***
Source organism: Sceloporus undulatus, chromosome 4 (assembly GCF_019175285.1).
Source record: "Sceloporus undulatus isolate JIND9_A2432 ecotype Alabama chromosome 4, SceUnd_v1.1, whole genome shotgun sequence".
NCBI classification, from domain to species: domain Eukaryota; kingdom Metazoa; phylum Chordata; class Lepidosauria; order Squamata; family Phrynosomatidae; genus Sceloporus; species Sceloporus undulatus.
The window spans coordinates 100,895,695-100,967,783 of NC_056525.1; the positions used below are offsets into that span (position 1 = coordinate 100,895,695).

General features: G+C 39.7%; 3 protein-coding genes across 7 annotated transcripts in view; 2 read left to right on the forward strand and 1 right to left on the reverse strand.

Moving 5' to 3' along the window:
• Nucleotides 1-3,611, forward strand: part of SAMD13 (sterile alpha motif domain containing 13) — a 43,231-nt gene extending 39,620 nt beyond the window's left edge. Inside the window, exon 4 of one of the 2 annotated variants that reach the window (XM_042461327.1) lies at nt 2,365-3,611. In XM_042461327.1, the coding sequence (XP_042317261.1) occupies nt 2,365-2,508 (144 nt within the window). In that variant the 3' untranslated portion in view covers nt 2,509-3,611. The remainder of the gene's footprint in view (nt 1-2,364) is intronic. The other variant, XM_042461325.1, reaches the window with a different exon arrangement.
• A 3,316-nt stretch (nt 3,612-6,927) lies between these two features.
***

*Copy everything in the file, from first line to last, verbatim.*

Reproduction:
Source organism: Sceloporus undulatus, chromosome 4 (assembly GCF_019175285.1).
Source record: "Sceloporus undulatus isolate JIND9_A2432 ecotype Alabama chromosome 4, SceUnd_v1.1, whole genome shotgun sequence".
NCBI classification, from domain to species: domain Eukaryota; kingdom Metazoa; phylum Chordata; class Lepidosauria; order Squamata; family Phrynosomatidae; genus Sceloporus; species Sceloporus undulatus.
The window spans coordinates 100,895,695-100,967,783 of NC_056525.1; the positions used below are offsets into that span (position 1 = coordinate 100,895,695).

General features: G+C 39.7%; 3 protein-coding genes across 7 annotated transcripts in view; 2 read left to right on the forward strand and 1 right to left on the reverse strand.

Moving 5' to 3' along the window:
• Nucleotides 1-3,611, forward strand: part of SAMD13 (sterile alpha motif domain containing 13) — a 43,231-nt gene extending 39,620 nt beyond the window's left edge. Inside the window, exon 4 of one of the 2 annotated variants that reach the window (XM_042461327.1) lies at nt 2,365-3,611. In XM_042461327.1, the coding sequence (XP_042317261.1) occupies nt 2,365-2,508 (144 nt within the window). In that variant the 3' untranslated portion in view covers nt 2,509-3,611. The remainder of the gene's footprint in view (nt 1-2,364) is intronic. The other variant, XM_042461325.1, reaches the window with a different exon arrangement.
• A 3,316-nt stretch (nt 3,612-6,927) lies between these two features.